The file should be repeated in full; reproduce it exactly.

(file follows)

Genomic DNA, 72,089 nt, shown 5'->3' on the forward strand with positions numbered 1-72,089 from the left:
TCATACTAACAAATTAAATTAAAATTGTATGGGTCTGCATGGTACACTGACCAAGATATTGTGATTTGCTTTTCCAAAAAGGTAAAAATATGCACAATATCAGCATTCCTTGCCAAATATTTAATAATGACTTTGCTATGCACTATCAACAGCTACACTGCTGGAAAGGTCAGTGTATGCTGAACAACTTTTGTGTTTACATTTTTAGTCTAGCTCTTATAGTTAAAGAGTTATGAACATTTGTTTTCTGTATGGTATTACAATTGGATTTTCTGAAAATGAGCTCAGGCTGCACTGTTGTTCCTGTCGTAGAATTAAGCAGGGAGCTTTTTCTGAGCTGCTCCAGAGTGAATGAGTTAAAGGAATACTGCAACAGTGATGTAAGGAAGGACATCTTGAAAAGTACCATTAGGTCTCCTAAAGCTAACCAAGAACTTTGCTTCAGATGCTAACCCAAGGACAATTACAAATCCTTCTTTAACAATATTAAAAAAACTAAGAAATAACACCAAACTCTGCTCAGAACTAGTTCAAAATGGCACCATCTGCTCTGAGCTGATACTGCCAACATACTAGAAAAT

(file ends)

Genomic DNA, 72,089 nt, shown 5'->3' on the forward strand with positions numbered 1-72,089 from the left:
TCATACTAACAAATTAAATTAAAATTGTATGGGTCTGCATGGTACACTGACCAAGATATTGTGATTTGCTTTTCCAAAAAGGTAAAAATATGCACAATATCAGCATTCCTTGCCAAATATTTAATAATGACTTTGCTATGCACTATCAACAGCTACACTGCTGGAAAGGTCAGTGTATGCTGAACAACTTTTGTGTTTACATTTTTAGTCTAGCTCTTATAGTTAAAGAGTTATGAACATTTGTTTTCTGTATGGTATTACAATTGGATTTTCTGAAAATGAGCTCAGGCTGCACTGTTGTTCCTGTCGTAGAATTAAGCAGGGAGCTTTTTCTGAGCTGCTCCAGAGTGAATGAGTTAAAGGAATACTGCAACAGTGATGTAAGGAAGGACATCTTGAAAAGTACCATTAGGTCTCCTAAAGCTAACCAAGAACTTTGCTTCAGATGCTAACCCAAGGACAATTACAAATCCTTCTTTAACAATATTAAAAAAACTAAGAAATAACACCAAACTCTGCTCAGAACTAGTTCAAAATGGCACCATCTGCTCTGAGCTGATACTGCCAACATACTAGAAAAT